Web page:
In the meantime, we should note that “yanks” don’t NEED larger cars. We WANT larger cars. At least, a statistically significant number of us do. I want a motorcycle, so I’m kind of going in the other direction on this one, but the point remains…

As for your encouragement to drive better, we offer our thanks for this brilliant suggestion. I’m not sure why it hasn’t occurred to us before, but now that we know what to do, I believe we can expect fatal car crashes to stop.

Finally, with regards to your off topic comment on gun deaths, this is a tragic reality of certain parts of American life, and deserves serious consideration…this will not be resolved here, though. (Since, again, it’s off topic and a conversation about it will be shut down by the mods).


Pat Frank
Reply to  ripshin
August 9, 2018 9:49 am

FBI statistics show that Americans of European descent have about the same homicide rate as Western Europe did before it opened itself to migrant influx.

Reply to  Pat Frank
August 9, 2018 10:51 am

A handful of large cities also skew the statistics for the whole US.

Reply to  Pat Frank
August 9, 2018 3:57 pm

i have it on royal authority that guns don’t kill people- sporks kill people!

Reply to  ripshin
August 9, 2018 3:39 pm

Gun ownership prevents far more violent deaths than it enables.

Reply to  ripshin
August 10, 2018 12:39 pm

“statistically significant number” is not a thing

Reply to  simple-touriste
August 10, 2018 1:00 pm

Thank you for adding to the conversation with your cogent, compelling, and consequential comment.


Matt Schilling
Reply to  Adam Gallon
August 9, 2018 7:46 am

In years without the Olympics, foreigners love to call Americans “obese”, or lazy, or decadent, etc. Then the Olympics comes round – and we dominate in the medal counts. We also somehow managed to rescue the world from tyrants twice last century, put a man on the moon, and stare down the Soviet Union to win the Cold War.
But don’t let me interrupt you, you were saying?

Reply to  Matt Schilling
August 10, 2018 12:41 pm

Yet we see your school groups in France, half of them is badly overweight.

And it’s starting to be evident that French people are going the same way.

Also, who wrecked the world economy and caused chaos in China? The same guy who “won” WWII and gave away half Europe to Soviets.

Bob Cherba
Reply to  Adam Gallon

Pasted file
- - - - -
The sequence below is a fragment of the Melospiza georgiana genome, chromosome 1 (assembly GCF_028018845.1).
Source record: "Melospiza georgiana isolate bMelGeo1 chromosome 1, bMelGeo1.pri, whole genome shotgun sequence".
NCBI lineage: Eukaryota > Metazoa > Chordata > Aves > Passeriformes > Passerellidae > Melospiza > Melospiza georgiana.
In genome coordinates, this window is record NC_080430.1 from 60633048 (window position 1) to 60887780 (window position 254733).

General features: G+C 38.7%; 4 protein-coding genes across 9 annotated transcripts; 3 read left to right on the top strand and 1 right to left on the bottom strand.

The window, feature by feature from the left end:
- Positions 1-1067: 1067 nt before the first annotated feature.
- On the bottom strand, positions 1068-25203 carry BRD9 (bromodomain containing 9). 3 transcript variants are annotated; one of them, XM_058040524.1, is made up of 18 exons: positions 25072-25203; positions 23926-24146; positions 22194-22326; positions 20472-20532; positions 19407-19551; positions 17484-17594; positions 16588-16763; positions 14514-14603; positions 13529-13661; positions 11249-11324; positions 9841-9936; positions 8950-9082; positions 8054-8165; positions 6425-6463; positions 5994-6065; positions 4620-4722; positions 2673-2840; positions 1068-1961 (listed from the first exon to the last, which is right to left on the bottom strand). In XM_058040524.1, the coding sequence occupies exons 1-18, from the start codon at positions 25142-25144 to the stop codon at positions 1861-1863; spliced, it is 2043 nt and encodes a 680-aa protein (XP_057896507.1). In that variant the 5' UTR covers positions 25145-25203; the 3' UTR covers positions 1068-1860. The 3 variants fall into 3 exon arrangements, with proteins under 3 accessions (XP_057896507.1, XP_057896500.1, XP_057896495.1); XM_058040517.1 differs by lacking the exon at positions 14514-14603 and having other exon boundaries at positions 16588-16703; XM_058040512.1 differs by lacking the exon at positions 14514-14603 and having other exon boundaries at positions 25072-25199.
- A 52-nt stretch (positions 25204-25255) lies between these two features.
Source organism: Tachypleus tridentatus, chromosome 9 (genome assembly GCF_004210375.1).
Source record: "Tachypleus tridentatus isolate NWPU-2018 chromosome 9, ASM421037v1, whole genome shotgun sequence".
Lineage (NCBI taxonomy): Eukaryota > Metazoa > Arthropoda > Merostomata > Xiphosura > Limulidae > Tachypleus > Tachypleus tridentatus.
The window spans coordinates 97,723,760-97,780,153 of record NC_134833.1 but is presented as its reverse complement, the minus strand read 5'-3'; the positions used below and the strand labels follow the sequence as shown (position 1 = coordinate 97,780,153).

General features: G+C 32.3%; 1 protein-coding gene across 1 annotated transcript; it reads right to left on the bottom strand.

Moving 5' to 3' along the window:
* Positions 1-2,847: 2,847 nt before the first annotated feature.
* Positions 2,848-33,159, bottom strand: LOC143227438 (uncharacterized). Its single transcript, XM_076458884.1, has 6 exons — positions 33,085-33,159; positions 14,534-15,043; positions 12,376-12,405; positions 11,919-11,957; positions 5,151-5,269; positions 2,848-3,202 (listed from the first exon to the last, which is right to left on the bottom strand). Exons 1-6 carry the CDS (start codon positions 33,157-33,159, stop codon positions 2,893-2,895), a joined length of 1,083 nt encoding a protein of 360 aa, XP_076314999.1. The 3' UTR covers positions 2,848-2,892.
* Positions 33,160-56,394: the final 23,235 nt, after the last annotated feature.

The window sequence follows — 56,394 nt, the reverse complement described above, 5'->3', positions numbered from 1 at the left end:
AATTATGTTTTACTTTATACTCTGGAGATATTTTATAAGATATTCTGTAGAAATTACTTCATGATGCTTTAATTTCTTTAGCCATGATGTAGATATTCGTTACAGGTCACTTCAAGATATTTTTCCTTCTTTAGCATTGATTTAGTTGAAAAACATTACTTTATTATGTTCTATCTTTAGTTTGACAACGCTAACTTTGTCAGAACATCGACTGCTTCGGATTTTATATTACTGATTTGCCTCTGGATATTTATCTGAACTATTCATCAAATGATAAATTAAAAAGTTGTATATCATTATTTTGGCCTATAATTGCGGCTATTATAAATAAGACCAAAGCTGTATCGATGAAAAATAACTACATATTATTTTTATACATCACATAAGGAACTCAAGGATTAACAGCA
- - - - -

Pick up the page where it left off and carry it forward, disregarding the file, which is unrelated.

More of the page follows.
August 9, 2018 9:28 am

I drive a 1996 Chevy Tahoe. In 1996 I was skinny, but wanted to tow a travel trailer. Twenty-two years later I’ve crossed into the obese category. At the age of 81, I can comfortably enter and exit our Tahoe, which is not true for rental sedans I’ve occasionally used.

I’ve owned and driven a ’59 Renault Dauphine, a ’63 VW ‘Beetle’, a ’71 American Motors compact and several “full-size” American cars. On family trips, no comparison. Also, my wife loves it because she can see much more of the road in front of us.

As for Americans being “monstrously obese,” I watched every day of the Tour de France and the people lining the roads looked pretty much like the Americans I see every day. Just as fat.

We’ve used our Tahoe as a tow vehicle and a work vehicle. Nowadays we only drive about 2,000 miles a year around Tucson, Arizona, and we expect to drive our large vehicle until we die.

Reply to  Bob Cherba
August 9, 2018 4:43 pm

I bought mine in 1996 as well.

Here’s hoping that mine, like yours, will last another 20 years.

Reply to  Adam Gallon
August 9, 2018 3:55 pm

oh, yeah! you know what else? they own homes with garages.
know what else? the tears of envious mediocrity raises all ships.

Reply to  Adam Gallon
August 10, 2018 12:38 pm

Most French people are not “monstrously obese”, we wear seat-belts (except for taxi drivers who fear being attacked, and have the exclusive right to not wear one) yet the death toll is only very slowly decreasing.

Jack Roth
Reply to  Adam Gallon
August 20, 2018 1:58 pm

I was wrong, this is now the dumbest post of the thread. Hey Adam, what happens when people run into you? How much you want to bet your skinny arrogant bum still gets squished to a pulp in your dumb clown-mobile?

August 9, 2018 1:49 am

“Insurance industry and other studies show that bigger, heavier vehicles are safer. Drivers and passengers in 54.5 mpg vehicles are more likely to die in a crash – and far more likely to be maimed, disfigured, disabled or paralyzed”

This is very misleading because heavier cars are more likely to kill and injure other road users.

“The researchers then set out to calculate the value of the “external risk” caused by our heftier vehicles. First, they considered a scenario in which a driver chose between a car with the 1989 model-year average weight of 3,000 pounds or the 2005 weight of 3,600 pounds. The heavier car increased the expectation of fatalities by 0.00027 per car—27 deaths per 100,000 such vehicles. “Summing across all drivers,” they write, “this translates into a total external cost of $35 billion per year,”

US traffic death rates by country

United States 10.6
Australia 5.4
United Kingdom 2.9

Matthew Thompson
Reply to  Jeff
August 9, 2018 5:06 am

As mentioned by someone else above, it’s not a very interesting statistic to use per capita death rates. Consider this to form a little better, but still not complete, statistic:

So US driver travel twice as many vehicle miles as UK per year. The opportunity for a fatal collision should increase with increasing miles driven. This is still not a very good comparison. The number of people per vehicle, the miles driven at higher speeds, and the alcoholism rate would also be very important considerations, to name just a few.